Published 3/15/18

Monarchs: Where are they now?

By Kathleen Law, Pollinator Partnership (Canada)

If, in the warm months of 2017, you were anywhere along the Monarch butterfly’s eastern migratory route - which stretches north from Mexico all the way to Canada - you might have noticed an unusually high number of these colourful beauties. Here in downtown Toronto, Monarchs were a common and plentiful sight from July well into October, and I even spotted a few stragglers in early November.  Does that mean their population, which has declined by about 90% in the last 25 years, has rebounded?

It’s too early to tell what the 2018 numbers are (those numbers should be available by late February to mid-March from WWF Mexico and Monarch Joint Venture), but we do know that this was an exceptional year not only for Monarchs but for many species of migratory butterflies. This includes the painted lady butterflies, which were so abundant that the US National Weather Service’s satellites picked up a 70-mile (110km) wide mass flying over Denver (or http://www.bbc.com/news/world-us-canada-41528521). It’s the combination of good weather conditions during the overwintering months, a rainy spring that promoted flower blooms, and some winds from the south that pushed the butterflies north that contributed to these population bursts.

Weather conditions, from draughts to storms to El Nino, have big impacts on year-to-year variability in migratory butterfly populations. So though 2017 might have been a “bumper crop” year for monarchs, these numbers have to be contextualized with long-term trends. It will be a few years still before we can tell whether the decline in Monarchs has slowed, stopped or, hopefully, even reversed.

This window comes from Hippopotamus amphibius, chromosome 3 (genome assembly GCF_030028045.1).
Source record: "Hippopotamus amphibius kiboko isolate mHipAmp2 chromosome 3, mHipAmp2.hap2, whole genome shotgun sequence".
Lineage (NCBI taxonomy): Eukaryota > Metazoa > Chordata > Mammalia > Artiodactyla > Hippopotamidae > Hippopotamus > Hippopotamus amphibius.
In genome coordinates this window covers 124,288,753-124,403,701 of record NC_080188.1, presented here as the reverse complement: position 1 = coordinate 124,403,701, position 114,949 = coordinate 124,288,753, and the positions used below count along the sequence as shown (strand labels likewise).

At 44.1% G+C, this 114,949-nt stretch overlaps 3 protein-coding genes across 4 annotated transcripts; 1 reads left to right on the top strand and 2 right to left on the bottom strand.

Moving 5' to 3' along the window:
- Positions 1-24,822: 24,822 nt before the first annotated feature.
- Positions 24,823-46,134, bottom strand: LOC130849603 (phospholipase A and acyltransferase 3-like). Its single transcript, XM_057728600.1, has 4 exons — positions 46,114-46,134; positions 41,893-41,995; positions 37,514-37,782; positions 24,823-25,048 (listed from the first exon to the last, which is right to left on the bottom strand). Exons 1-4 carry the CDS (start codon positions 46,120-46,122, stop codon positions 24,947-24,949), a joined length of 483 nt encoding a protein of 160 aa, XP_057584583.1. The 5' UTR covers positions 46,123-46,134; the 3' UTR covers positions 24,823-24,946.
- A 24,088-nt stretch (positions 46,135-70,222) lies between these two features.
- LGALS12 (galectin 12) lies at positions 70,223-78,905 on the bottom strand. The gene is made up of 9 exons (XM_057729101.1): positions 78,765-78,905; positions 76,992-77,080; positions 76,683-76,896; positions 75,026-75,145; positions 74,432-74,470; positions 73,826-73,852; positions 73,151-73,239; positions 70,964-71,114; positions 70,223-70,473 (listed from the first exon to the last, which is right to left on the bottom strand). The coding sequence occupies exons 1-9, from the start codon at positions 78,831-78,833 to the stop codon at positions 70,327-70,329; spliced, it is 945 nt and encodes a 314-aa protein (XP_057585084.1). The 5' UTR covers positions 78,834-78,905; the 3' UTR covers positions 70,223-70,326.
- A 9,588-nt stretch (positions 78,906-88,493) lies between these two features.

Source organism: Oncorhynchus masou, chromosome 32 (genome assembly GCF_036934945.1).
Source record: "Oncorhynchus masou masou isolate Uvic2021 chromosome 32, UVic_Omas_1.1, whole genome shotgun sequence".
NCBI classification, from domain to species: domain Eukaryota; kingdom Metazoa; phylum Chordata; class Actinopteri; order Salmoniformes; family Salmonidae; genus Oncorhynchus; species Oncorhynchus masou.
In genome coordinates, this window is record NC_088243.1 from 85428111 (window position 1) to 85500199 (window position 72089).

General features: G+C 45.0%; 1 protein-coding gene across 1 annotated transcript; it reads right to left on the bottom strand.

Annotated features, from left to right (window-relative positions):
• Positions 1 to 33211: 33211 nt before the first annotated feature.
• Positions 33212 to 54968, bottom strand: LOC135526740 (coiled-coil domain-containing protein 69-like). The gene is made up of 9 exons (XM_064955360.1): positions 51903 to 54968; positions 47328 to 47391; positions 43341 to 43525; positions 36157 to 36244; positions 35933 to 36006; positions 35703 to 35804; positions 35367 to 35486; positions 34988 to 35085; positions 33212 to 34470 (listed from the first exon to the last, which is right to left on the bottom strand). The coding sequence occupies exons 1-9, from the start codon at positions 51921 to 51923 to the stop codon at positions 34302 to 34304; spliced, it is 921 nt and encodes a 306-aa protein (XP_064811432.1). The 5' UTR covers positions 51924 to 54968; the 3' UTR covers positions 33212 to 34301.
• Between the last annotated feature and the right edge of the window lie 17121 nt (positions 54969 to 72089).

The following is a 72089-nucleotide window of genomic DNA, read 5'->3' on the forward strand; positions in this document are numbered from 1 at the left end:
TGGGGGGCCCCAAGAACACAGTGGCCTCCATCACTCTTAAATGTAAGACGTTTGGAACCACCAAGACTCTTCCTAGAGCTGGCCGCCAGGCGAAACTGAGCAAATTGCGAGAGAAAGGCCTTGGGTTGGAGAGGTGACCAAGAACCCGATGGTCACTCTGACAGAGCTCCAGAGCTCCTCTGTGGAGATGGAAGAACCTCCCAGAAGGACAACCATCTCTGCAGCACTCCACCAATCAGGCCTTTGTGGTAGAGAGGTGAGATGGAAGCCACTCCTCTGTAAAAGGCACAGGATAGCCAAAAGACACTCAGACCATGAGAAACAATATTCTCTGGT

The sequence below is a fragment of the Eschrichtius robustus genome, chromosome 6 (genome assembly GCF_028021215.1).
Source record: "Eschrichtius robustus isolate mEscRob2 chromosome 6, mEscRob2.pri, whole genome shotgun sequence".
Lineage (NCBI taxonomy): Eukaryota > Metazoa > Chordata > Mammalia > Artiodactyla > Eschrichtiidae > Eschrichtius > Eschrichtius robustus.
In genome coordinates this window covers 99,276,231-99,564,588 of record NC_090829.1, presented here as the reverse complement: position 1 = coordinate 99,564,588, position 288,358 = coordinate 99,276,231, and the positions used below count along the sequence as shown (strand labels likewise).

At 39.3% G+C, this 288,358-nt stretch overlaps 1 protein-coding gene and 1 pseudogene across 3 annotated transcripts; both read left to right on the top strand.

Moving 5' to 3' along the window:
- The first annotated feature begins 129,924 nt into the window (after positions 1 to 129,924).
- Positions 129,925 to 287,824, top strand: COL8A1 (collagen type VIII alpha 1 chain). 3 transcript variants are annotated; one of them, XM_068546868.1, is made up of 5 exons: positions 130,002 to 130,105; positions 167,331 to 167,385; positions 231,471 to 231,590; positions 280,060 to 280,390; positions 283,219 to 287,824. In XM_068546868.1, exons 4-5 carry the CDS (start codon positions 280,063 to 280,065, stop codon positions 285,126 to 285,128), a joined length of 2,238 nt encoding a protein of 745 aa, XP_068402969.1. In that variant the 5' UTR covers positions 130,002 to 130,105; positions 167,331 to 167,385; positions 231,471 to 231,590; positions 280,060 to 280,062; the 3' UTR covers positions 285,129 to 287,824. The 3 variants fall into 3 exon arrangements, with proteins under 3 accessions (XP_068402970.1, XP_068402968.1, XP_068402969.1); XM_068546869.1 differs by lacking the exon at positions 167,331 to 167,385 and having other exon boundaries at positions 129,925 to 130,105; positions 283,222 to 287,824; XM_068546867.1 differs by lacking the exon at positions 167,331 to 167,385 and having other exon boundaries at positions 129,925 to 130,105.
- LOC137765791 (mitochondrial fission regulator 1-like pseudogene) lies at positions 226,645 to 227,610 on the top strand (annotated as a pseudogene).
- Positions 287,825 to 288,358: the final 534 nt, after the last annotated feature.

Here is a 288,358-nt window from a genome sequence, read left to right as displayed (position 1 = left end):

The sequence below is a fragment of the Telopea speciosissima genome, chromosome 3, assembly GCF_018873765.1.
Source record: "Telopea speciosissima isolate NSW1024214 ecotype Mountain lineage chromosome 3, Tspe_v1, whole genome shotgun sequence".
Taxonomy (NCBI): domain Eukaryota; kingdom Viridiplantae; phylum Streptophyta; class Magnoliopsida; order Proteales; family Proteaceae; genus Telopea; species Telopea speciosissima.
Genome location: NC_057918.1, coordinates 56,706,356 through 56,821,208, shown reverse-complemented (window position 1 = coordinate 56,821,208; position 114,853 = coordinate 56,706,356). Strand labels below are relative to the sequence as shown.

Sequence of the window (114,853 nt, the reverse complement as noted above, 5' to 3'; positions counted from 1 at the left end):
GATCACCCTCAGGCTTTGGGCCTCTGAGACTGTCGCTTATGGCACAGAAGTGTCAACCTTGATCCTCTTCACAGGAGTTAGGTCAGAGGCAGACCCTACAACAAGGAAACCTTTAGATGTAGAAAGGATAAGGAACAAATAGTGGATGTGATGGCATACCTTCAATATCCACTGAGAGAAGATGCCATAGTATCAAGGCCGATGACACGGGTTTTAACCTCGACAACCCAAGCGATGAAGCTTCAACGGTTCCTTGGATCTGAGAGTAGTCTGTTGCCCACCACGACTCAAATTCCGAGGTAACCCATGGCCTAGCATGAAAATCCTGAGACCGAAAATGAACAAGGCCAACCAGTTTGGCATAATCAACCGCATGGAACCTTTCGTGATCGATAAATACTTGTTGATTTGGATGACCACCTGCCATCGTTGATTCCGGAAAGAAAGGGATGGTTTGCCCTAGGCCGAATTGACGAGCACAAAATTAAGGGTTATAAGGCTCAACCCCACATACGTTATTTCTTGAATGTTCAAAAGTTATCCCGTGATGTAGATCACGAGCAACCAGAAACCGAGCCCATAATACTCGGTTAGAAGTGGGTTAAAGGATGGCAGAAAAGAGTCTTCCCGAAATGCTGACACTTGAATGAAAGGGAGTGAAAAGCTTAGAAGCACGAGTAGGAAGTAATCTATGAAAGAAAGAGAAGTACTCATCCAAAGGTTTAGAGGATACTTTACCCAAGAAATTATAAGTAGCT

And while it was a real delight to see so many of them well into the fall, the unseasonal warm weather disrupted the environmental cues that tell Monarchs to begin their migration south to their overwintering grounds. That means many of those I saw in October will not have made it south through the cold snaps, heavy winds and the hurricanes that they will have met along the way. Along with habitat loss, climate change is also a big threat to monarchs.

Fortunately, citizens, community groups, businesses and governments across North America are working together to increase the odds for monarchs. Here at Pollinator Partnership, we are in the planning stages of creating forty (yes, 40!) new monarch habitat sites in Ontario between now and 2019 with help from a diverse group of partners.

And while we wait to find out what this year’s overwintering numbers are, you can have a listen to the sound of millions of Monarch’s wings flapping in the Cerro- Pelon area of the Monarch Butterfly Biosphere Reserve in Mexico.  Have a listen to this live audio stream, courtesy of Dr. Jaramillo Lopez, of the Research Institute for Ecosystems and Sustainability at the National Autonomous University of Mexico, and the Locus Sonus project. But hurry up! These monarchs will start heading north in just a few weeks. 

Published 2/26/18

Land Trusts Can Help Protect Monarchs and Other Pollinators

By Val Dolcini, Pollinator Partnership